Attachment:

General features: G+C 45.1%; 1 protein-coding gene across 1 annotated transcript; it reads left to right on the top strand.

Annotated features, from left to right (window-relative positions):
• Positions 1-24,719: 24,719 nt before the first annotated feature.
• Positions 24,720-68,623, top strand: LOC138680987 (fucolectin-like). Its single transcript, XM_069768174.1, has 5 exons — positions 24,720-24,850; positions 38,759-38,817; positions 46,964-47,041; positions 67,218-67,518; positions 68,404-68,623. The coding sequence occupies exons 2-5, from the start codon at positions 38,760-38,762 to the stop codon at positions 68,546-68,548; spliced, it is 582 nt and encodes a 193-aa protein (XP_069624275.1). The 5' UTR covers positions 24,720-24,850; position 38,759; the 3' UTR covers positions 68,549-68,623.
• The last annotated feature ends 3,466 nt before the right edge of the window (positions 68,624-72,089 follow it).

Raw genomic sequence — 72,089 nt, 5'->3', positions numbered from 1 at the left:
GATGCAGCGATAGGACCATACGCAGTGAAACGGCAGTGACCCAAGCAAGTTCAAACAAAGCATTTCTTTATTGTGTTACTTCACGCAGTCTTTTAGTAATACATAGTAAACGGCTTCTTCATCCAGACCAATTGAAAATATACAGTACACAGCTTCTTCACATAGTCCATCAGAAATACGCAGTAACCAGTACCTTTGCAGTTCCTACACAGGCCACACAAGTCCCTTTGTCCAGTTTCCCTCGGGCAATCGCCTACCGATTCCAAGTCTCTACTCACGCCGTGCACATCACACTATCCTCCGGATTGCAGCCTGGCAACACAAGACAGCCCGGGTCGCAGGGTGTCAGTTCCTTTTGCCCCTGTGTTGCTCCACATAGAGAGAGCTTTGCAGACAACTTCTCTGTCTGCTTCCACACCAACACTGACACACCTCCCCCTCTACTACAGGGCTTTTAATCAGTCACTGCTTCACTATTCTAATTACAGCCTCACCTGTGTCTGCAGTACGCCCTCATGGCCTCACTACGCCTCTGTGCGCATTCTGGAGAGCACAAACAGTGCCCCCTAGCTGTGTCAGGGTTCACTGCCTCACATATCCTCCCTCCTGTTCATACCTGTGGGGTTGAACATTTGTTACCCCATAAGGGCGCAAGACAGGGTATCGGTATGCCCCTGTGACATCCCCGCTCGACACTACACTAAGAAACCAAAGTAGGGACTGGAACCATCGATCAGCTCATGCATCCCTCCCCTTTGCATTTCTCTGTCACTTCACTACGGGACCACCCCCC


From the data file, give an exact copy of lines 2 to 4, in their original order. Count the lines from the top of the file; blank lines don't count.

Annotated features, from left to right (window-relative positions):
• Positions 1-24,719: 24,719 nt before the first annotated feature.
• Positions 24,720-68,623, top strand: LOC138680987 (fucolectin-like). Its single transcript, XM_069768174.1, has 5 exons — positions 24,720-24,850; positions 38,759-38,817; positions 46,964-47,041; positions 67,218-67,518; positions 68,404-68,623. The coding sequence occupies exons 2-5, from the start codon at positions 38,760-38,762 to the stop codon at positions 68,546-68,548; spliced, it is 582 nt and encodes a 193-aa protein (XP_069624275.1). The 5' UTR covers positions 24,720-24,850; position 38,759; the 3' UTR covers positions 68,549-68,623.